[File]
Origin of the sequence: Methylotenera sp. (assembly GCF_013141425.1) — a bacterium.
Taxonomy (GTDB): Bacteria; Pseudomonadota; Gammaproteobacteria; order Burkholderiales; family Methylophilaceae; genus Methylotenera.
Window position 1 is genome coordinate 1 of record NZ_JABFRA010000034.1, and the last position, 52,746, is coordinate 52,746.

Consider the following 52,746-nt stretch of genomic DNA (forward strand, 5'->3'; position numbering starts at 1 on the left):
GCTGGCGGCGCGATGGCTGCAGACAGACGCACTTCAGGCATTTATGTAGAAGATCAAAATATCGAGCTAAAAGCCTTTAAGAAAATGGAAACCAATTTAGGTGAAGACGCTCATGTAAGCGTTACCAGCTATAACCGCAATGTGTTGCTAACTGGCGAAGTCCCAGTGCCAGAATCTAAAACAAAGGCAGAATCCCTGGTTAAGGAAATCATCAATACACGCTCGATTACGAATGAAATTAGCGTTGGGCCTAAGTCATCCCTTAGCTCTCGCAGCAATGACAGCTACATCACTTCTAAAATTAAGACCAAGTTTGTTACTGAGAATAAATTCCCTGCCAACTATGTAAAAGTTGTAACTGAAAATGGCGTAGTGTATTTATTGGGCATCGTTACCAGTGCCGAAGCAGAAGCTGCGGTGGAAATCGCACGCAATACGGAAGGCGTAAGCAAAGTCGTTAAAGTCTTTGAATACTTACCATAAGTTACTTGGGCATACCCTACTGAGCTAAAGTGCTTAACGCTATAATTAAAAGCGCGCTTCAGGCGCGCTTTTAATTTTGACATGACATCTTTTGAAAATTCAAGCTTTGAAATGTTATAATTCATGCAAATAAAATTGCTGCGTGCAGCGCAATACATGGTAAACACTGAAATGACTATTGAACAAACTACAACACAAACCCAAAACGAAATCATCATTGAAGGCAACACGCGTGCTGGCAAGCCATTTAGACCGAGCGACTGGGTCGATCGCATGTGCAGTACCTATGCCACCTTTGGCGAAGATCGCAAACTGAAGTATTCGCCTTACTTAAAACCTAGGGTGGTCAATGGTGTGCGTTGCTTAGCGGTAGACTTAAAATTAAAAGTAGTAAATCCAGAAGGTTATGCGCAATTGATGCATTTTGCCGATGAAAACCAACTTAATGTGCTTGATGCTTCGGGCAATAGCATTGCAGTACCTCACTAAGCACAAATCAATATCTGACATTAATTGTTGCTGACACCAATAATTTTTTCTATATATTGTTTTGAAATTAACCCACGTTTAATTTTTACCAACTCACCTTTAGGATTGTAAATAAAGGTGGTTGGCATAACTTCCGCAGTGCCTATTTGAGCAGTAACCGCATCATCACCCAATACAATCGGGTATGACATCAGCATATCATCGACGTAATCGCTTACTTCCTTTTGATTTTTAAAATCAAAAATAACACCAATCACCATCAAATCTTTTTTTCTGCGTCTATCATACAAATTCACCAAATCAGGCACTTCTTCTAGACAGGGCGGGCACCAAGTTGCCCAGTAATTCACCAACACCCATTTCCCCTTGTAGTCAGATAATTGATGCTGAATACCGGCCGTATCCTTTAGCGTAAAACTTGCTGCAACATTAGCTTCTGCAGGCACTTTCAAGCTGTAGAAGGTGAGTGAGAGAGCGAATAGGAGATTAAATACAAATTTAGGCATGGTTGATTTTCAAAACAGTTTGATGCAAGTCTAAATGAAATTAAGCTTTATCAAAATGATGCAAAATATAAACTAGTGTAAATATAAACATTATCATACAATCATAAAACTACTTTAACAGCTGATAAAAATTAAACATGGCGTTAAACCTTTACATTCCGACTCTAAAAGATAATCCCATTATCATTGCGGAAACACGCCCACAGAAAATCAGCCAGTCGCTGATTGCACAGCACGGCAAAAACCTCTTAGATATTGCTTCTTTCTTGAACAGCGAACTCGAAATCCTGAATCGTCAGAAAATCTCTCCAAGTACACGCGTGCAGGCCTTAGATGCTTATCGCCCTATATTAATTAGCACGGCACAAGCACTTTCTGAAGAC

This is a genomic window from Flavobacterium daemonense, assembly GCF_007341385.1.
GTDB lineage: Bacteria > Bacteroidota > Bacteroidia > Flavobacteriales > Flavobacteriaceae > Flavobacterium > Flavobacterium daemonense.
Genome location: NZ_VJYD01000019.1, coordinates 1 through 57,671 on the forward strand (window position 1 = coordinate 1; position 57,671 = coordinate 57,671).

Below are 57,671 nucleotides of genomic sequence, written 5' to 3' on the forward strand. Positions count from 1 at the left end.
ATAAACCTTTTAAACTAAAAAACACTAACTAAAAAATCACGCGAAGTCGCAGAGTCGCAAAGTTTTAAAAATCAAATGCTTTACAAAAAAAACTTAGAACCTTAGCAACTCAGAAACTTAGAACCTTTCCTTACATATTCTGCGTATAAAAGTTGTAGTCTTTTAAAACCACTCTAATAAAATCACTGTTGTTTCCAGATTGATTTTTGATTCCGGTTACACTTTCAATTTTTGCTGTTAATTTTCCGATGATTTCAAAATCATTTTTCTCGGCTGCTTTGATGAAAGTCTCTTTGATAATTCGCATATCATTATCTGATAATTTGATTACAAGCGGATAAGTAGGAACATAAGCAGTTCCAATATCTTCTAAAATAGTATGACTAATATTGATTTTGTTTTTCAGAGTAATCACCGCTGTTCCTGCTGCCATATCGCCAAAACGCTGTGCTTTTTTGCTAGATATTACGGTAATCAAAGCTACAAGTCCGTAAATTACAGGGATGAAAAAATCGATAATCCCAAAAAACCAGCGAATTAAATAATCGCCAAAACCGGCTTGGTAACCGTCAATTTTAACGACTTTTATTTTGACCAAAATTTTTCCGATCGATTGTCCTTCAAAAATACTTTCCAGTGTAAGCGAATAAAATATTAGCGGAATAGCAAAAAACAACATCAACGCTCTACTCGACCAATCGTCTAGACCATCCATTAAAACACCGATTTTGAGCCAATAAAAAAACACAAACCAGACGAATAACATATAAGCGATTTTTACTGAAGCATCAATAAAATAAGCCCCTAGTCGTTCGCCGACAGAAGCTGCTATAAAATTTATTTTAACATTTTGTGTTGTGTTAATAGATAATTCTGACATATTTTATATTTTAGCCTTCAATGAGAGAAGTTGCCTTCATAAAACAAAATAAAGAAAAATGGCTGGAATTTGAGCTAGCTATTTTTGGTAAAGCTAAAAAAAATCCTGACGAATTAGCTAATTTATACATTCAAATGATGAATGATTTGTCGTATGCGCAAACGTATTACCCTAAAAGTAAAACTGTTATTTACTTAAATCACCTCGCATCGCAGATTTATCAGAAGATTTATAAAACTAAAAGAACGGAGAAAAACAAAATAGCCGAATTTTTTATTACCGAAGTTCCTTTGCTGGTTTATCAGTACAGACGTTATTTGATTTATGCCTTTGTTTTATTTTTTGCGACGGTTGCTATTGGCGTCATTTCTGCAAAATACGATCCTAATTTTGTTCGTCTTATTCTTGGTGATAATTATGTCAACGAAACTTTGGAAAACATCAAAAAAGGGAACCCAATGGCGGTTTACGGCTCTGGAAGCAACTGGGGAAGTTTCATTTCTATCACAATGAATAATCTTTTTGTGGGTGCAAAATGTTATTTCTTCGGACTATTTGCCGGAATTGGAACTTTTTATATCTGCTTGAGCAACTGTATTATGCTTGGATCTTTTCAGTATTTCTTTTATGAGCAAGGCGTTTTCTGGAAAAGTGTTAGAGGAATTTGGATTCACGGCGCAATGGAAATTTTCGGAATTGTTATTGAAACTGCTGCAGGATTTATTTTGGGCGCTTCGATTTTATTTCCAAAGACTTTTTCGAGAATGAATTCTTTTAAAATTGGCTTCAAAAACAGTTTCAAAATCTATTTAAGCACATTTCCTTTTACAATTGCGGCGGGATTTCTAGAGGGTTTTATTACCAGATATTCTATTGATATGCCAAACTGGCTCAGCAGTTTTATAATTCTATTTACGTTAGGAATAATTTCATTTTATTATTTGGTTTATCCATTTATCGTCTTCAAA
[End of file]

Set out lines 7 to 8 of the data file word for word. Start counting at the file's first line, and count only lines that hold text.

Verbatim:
GTDB lineage: Bacteria > Bacteroidota > Bacteroidia > Flavobacteriales > Flavobacteriaceae > Flavobacterium > Flavobacterium daemonense.
Genome location: NZ_VJYD01000019.1, coordinates 1 through 57,671 on the forward strand (window position 1 = coordinate 1; position 57,671 = coordinate 57,671).